Python’s simplicity corresponds with Instagram’s philosophy which advocates “doing the simple thing first.” However, the language is not considered to be the top choice if you’re looking for the highest possible efficiency. Thus, the network’s rapid growth necessitated enhancements to its scaling capabilities which were achieved with… Python!
Instagram engineers built a CPU regression tracking tool and combined it with a Python profiler application which allows developers to find the root cause of the regression. As a result, they managed to optimize the use of CPU resources to process more user requests per second.
Netflix – full content lifecycle powered by Python
Netflix is another big tech company with Python in its tech stack. The streaming giant uses this programming language throughout its content lifecycle, from the content funding stage, through deploying security tools and recommendation algorithms, to running the content distribution network, which delivers the final video to over 220 million Netflix subscribers.
The company utilizes all sorts of commonly available Python packages for a variety of applications. The most notable include NymPy and SciPy for performing numerical analysis, Boto3, a Python-dedicated SDK of AWS, for integrating Python into AWS virtual environment, RQ library for running asynchronous workloads, and Flask framework APIs for wrapping up those tools.
The tech giant also contributes to multiple open-source Python libraries, such as Metaflow, VMAF, Dispatch, and many more available in its GitHub repository.
Spotify – 80%–based on Python applications
Python is the main programming language used by the Swedish giant. Spotify’s engineers also write code in Java and, to a lesser extent, in C and C++.
Python scripts constitute around 80% of source code powering interdependent backend services of the streaming platform. Spotify praises Python for the speed of development and its asynchronous frameworks that facilitate the development of IO-bound services. Similarly to other big tech companies, Spotify makes use of Python’s potential for data science.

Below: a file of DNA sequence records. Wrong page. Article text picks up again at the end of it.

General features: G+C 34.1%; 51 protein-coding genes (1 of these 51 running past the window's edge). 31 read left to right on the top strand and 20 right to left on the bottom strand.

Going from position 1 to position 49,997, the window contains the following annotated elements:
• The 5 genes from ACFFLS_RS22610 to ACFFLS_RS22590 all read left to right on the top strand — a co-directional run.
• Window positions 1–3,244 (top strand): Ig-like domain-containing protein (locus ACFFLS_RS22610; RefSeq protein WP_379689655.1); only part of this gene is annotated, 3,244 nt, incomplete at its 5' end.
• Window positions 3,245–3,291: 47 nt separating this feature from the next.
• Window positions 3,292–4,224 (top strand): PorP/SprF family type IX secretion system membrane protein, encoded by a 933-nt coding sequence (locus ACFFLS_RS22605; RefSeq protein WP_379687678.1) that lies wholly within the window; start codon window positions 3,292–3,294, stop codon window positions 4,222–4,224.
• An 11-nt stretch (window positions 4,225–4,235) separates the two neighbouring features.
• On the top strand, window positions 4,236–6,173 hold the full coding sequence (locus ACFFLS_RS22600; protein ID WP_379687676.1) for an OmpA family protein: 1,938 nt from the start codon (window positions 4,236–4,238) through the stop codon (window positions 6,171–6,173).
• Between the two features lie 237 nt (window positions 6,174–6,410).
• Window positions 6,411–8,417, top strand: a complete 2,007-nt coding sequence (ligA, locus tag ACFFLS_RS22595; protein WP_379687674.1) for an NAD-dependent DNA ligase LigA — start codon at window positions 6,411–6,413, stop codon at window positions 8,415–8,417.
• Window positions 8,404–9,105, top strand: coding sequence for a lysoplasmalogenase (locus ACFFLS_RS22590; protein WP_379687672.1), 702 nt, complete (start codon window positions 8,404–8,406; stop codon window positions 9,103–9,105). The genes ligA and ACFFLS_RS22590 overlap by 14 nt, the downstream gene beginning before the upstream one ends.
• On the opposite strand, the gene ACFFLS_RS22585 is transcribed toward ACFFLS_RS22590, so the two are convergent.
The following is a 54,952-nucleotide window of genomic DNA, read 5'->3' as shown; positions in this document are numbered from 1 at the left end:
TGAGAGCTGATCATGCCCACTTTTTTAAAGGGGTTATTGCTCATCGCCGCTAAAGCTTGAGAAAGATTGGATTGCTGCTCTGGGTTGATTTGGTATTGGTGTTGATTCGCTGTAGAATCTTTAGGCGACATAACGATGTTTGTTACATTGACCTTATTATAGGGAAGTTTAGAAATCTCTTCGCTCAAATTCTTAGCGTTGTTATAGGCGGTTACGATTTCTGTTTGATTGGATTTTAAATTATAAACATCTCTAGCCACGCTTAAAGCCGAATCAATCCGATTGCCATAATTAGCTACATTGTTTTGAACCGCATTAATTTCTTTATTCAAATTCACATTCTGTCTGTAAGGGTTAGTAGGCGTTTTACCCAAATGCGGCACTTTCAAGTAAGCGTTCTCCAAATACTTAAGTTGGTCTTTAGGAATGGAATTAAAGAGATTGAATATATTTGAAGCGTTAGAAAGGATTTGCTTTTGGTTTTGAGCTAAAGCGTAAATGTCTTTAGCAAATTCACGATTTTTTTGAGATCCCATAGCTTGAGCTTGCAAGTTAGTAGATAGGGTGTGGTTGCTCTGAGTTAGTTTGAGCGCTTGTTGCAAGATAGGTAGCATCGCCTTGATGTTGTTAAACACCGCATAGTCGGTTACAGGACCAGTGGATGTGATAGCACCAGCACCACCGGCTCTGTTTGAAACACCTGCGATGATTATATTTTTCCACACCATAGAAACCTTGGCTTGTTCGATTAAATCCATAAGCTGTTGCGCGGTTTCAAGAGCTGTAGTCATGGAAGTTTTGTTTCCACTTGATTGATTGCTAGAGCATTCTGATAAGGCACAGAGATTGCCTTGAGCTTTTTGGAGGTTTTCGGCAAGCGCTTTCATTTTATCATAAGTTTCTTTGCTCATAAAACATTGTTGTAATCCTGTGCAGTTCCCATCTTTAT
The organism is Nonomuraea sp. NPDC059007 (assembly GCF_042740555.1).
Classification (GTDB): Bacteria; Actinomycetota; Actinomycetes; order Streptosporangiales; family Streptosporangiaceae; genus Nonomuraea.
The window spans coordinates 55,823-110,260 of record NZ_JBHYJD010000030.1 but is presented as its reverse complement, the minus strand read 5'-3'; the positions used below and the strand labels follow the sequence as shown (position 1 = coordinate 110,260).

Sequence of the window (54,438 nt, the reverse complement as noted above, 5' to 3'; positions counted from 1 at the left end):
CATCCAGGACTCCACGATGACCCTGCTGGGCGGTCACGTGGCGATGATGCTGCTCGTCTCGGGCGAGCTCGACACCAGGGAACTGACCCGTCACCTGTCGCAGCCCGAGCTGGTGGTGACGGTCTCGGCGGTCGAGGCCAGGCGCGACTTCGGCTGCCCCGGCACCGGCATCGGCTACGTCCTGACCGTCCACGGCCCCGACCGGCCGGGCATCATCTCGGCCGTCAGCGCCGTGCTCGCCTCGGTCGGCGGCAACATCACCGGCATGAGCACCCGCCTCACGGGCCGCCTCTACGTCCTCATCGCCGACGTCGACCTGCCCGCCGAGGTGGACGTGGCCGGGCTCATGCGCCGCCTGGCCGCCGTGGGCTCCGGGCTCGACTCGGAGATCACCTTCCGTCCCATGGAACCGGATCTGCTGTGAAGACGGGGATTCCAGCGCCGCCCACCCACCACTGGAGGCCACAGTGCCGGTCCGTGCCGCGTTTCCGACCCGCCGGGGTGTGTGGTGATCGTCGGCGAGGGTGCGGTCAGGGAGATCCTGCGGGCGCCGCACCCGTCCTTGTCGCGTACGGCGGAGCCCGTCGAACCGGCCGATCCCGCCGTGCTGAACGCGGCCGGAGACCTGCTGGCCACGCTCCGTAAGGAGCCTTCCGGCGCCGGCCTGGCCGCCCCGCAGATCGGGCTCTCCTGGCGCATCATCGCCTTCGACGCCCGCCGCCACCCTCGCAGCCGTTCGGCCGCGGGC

The company developed Luigi – a module for building complex pipelines of batch jobs, which facilitates interactions with Hadoop. Other Python-based tools used by Spotify include a range of machine learning libraries, GraphWalker testing studio, and the Django framework.
Quora – scalability-focused Python application
As a question-and-answer social website, Quora was developed with scalability and reliability in mind. Initially, the company’s founders considered such languages as PHP, Java, C#, OCaml, and Haskell, but on closer evaluation, they decided to go with Python.
The key reasons were its flexibility, simple syntax, code readability, and an extensive standard library. All these features contribute to overall Python’s reliability and make development faster and less error-prone.
There were also other factors that tipped the scales in favor of Python, such as dynamic typing, one of the language’s key characteristics, and Python’s support for deep learning.
Quora’s engineers recognize Python’s issues with speed. At the same time, they point to developments that have helped to deal with this predicament, such as the PyPy implementation. However, they use C++ for performance-critical scripts.
Uber – built with Python, Go, and Java
Uber is a company providing ride-hailing, delivery, and transportation services collectively classified as mobility-as-a-service. With around 120 million users, 5 million drivers, and over 17 million trips completed per day, Uber’s ecosystem crunches huge volumes of data.
To efficiently process this information and derive actionable insights from big data, the company uses all sorts of data analytics and machine learning tools and techniques. This, obviously, involves Python with its neat and robust data science libraries.
By rough estimation, the Python programming language makes for about 30–40% of Uber’s tech stack, with a significant part of the code developed with the Flask web framework.
In recent years, the company has made some upgrades, breaking up original code into microservices and implementing an asynchronous programming model for improving throughput. One of the solutions that made it possible was Tornado – a Python web framework and an asynchronous networking library. Apart from Python, Uber uses Node, Go, and Java.